Lisa was one of three children born to a religious Jewish family. Following the German occupation of her hometown in 1939, Lisa and her family moved first to Augustow and then to Slonim (in Soviet-occupied eastern Poland). German troops captured Slonim in June 1941, during the invasion of the Soviet Union. In Slonim, the Germans established a ghetto which existed from 1941 to 1942. Lisa eventually escaped from Slonim, and went first to Grodno and then to Vilna, where she joined the resistance movement. She joined a partisan group, fighting the Germans from bases in the Naroch Forest. Soviet forces liberated the area in 1944. As part of the Brihah ("flight," "escape") movement of 250,000 Jewish Holocaust survivors from eastern Europe, Lisa and her husband Aron sought to leave Europe. Unable to enter Palestine, they eventually settled in the United States.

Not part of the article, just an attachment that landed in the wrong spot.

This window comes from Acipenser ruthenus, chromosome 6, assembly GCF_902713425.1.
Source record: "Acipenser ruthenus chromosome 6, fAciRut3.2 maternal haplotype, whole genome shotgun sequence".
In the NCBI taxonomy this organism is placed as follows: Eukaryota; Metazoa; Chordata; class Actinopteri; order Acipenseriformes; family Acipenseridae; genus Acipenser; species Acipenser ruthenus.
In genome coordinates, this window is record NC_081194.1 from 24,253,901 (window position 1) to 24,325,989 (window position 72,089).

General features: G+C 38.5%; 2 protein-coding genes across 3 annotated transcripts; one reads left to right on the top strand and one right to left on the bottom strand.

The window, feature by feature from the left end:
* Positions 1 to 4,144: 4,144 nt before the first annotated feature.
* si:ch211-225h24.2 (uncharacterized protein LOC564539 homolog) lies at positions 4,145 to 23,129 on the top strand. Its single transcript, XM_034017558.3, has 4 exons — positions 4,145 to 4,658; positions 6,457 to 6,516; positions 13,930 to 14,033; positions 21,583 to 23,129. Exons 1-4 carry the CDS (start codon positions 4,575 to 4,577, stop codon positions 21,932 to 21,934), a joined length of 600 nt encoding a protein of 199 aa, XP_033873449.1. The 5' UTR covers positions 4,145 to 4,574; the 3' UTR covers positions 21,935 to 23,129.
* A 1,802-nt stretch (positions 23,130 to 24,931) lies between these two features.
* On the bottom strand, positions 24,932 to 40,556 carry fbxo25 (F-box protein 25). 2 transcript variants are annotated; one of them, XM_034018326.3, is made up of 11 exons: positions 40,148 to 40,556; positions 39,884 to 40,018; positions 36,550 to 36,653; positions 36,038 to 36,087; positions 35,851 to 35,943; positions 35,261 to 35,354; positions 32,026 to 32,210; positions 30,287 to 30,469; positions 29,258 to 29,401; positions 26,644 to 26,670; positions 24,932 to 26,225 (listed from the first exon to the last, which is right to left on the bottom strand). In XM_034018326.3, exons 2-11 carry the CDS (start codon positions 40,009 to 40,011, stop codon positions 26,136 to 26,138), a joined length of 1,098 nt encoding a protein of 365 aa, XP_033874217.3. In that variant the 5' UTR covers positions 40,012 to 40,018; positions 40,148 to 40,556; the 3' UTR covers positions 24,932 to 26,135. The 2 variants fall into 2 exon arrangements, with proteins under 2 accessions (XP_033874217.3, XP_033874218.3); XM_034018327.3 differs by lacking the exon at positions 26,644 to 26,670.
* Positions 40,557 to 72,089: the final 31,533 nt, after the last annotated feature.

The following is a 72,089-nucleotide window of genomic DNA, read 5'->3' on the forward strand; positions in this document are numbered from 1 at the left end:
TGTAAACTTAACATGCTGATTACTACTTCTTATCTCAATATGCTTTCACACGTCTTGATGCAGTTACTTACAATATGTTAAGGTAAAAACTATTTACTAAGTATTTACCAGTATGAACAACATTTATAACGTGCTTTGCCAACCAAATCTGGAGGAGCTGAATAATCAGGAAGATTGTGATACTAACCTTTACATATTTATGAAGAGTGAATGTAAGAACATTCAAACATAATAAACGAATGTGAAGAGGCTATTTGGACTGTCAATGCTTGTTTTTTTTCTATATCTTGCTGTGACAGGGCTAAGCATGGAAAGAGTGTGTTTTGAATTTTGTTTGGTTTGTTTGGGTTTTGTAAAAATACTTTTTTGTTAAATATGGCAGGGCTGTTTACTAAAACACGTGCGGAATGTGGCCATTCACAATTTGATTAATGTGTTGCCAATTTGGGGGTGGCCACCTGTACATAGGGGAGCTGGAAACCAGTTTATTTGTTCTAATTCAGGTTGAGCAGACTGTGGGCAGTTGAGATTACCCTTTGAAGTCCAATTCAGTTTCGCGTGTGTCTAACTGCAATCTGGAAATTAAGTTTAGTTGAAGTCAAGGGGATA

How could I describe to you the scene as we came down, down the hill? A scene of Robin Hood--people walking around with rifles, sides of beef hanging, huts, people coming out of the, the huts, milling, great number of people. I, I never could have believed that this is the way the underground, the underground, the resisters work. I thought they, they live hidden in some kind of a small little place away where nobody could ever find them or such. This seemed to be so open. It, it seemed so open and we were welcomed right away. The leader, uh, we came to a Jewish unit that was called, uh, "Revenge"-- "Nekama," in Hebrew--and the leader was Josef Glazman. He accepted us with warm arms, um, and right away everybody wanted to know whom we saw, the last people that we saw in, in, in the ghetto.